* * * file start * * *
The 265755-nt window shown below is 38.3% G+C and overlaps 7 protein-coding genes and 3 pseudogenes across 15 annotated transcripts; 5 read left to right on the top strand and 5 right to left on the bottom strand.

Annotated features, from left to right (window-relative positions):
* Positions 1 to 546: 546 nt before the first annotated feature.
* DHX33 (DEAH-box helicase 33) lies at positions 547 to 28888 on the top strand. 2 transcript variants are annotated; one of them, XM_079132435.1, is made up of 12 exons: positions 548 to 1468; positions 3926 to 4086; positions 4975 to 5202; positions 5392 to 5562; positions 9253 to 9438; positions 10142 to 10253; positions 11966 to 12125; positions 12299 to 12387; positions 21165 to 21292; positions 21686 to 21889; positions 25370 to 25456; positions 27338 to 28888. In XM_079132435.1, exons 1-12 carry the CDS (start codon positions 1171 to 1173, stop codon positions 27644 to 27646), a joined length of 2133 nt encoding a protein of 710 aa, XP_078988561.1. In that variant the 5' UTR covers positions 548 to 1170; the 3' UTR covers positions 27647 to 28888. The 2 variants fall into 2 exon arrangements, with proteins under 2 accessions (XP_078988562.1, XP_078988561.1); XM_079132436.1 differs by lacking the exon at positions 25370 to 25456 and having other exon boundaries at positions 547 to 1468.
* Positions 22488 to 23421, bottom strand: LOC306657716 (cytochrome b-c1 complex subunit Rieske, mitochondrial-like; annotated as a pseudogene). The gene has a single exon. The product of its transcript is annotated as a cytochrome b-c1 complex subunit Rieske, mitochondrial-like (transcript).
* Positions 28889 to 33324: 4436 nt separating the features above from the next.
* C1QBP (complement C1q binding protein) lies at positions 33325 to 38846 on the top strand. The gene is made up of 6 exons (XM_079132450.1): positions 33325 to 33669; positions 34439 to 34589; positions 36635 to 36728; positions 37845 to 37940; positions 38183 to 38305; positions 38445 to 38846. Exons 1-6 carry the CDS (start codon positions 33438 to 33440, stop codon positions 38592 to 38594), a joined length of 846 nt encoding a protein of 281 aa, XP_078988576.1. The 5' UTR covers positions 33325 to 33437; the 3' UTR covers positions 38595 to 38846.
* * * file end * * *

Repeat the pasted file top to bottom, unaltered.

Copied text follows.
The 265755-nt window shown below is 38.3% G+C and overlaps 7 protein-coding genes and 3 pseudogenes across 15 annotated transcripts; 5 read left to right on the top strand and 5 right to left on the bottom strand.

Annotated features, from left to right (window-relative positions):
* Positions 1 to 546: 546 nt before the first annotated feature.
* DHX33 (DEAH-box helicase 33) lies at positions 547 to 28888 on the top strand. 2 transcript variants are annotated; one of them, XM_079132435.1, is made up of 12 exons: positions 548 to 1468; positions 3926 to 4086; positions 4975 to 5202; positions 5392 to 5562; positions 9253 to 9438; positions 10142 to 10253; positions 11966 to 12125; positions 12299 to 12387; positions 21165 to 21292; positions 21686 to 21889; positions 25370 to 25456; positions 27338 to 28888. In XM_079132435.1, exons 1-12 carry the CDS (start codon positions 1171 to 1173, stop codon positions 27644 to 27646), a joined length of 2133 nt encoding a protein of 710 aa, XP_078988561.1. In that variant the 5' UTR covers positions 548 to 1170; the 3' UTR covers positions 27647 to 28888. The 2 variants fall into 2 exon arrangements, with proteins under 2 accessions (XP_078988562.1, XP_078988561.1); XM_079132436.1 differs by lacking the exon at positions 25370 to 25456 and having other exon boundaries at positions 547 to 1468.
* Positions 22488 to 23421, bottom strand: LOC306657716 (cytochrome b-c1 complex subunit Rieske, mitochondrial-like; annotated as a pseudogene). The gene has a single exon. The product of its transcript is annotated as a cytochrome b-c1 complex subunit Rieske, mitochondrial-like (transcript).
* Positions 28889 to 33324: 4436 nt separating the features above from the next.
* C1QBP (complement C1q binding protein) lies at positions 33325 to 38846 on the top strand. The gene is made up of 6 exons (XM_079132450.1): positions 33325 to 33669; positions 34439 to 34589; positions 36635 to 36728; positions 37845 to 37940; positions 38183 to 38305; positions 38445 to 38846. Exons 1-6 carry the CDS (start codon positions 33438 to 33440, stop codon positions 38592 to 38594), a joined length of 846 nt encoding a protein of 281 aa, XP_078988576.1. The 5' UTR covers positions 33325 to 33437; the 3' UTR covers positions 38595 to 38846.